I believe that Planet Lean’s content variety reflects the diversity of the lean community, while demonstrating how much lean thinking has spread around the world and across industries. Two of my favorite articles in this sense are: Re-Engineering Engineering by Stéphane Moreau and Frédéric Masson, which told the story of how French automotive supplier ACS transformed its engineering department (a complete turnaround, during which the organization was able to develop a full-fledged process for innovation); and Navigating Lean Change in a Financial Department, an interview with former Wiremold CFO Orry Fiume, who gave us the lowdown on lean in accounting.

Indeed, we now have dozens of examples of companies that are trying their best to change and improve, and their work is worth celebrating.

At the same time, however, we don’t want to get complacent. It’s important – I think – to reflect on the things that don’t go well. In fact, that is often where the greatest learning’s are to be found. It is a sad thing when a company fails to deliver on a promise it’s made to its customers, and when that happens it’s important to understand why – which is what Boaz Tamir tried to do in his column on the recent Wells Fargo scandal. In another important article for Planet Lean in 2016, Dan Riley reflected on a failed lean transformation. Read it carefully to avoid making those same mistakes! Trying to replicate success without analyzing failure will lead you nowhere.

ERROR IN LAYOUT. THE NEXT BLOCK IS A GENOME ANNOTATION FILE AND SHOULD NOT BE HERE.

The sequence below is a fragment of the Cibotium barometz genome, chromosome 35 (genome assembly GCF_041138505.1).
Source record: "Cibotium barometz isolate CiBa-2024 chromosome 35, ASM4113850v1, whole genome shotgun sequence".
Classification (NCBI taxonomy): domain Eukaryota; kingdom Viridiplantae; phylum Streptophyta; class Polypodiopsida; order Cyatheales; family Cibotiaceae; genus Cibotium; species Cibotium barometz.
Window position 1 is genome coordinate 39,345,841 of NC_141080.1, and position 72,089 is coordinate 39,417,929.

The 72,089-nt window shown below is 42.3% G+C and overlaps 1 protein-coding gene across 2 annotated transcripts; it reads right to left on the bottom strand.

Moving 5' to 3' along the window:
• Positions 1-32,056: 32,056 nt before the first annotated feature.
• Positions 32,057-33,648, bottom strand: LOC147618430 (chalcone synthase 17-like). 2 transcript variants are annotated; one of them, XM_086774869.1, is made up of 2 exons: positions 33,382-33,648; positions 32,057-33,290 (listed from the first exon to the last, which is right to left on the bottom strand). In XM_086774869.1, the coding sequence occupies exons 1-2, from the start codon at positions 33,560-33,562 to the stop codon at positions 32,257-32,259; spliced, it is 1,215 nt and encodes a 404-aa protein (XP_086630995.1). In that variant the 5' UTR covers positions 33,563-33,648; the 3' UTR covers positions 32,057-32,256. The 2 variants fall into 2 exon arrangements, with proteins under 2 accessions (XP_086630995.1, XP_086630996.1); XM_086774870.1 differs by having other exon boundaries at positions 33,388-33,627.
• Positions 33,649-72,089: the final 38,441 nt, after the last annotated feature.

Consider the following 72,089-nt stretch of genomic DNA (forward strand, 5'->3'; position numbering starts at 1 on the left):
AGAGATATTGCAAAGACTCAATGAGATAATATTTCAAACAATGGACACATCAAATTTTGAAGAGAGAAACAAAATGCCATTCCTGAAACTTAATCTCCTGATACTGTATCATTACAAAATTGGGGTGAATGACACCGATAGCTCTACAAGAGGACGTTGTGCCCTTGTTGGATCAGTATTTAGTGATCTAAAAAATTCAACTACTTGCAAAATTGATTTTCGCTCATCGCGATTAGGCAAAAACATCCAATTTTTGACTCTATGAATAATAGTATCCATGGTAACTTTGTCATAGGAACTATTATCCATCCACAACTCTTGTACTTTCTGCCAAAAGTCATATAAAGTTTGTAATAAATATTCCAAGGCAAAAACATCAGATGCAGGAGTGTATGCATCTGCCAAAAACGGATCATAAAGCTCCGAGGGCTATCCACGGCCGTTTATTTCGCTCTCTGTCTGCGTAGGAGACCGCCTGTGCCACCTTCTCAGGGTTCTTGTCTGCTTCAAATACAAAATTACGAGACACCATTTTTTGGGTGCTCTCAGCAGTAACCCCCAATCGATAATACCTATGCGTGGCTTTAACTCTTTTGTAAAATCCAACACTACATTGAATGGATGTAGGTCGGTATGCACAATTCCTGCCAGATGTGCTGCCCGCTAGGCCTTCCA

On a similar note, we asked five lean practitioners to tell us about the biggest lean mistakes they have ever made. Check out their interesting answers here, for the first article in the new series we launched this year – One Question, Five Answers.

There is a pattern I have been observing, and a word that (thankfully) is increasingly used in the lean world: learning. The companies that don’t focus on it soon find out their improvement efforts will not be sustainable; those that do will be able to build an ever-stronger foundation for their transformation. In this powerful article, Professor Dan Jones explains why learning should be the core of our lean strategy (because lean is a strategy – not a program, not a project, not a tool, not a tactical move) to develop better products. Look out for Lean Strategy – Using Lean to Create Competitive Advantage, Unleash Innovation, and Deliver Sustainable Growth (co-written by Dan Jones, Michael Ballé, Jacques Chaize and Orry Fiume), out in the spring.

Without leadership, however, we know none of this is possible. We always talk about developing people at the front line, but what should managers do? How should their behaviors change? This year, Wiebe Nijdam offered a step-by-step guide to developing teams and leaders. Changing the interaction between them can truly ignite your transformation.

Some more invaluable insights came from Art Smalley, whom I interviewed in Las Vegas back in March. Art and I discussed leadership at Toyota and the role of management in a lean transformation. Get the scoop here. (In a few weeks, Art is also publishing a new book on problem solving.) For more on how Toyota originally did it, you might want to read Ian Glenday’s series on levelled production – one of his best pieces here.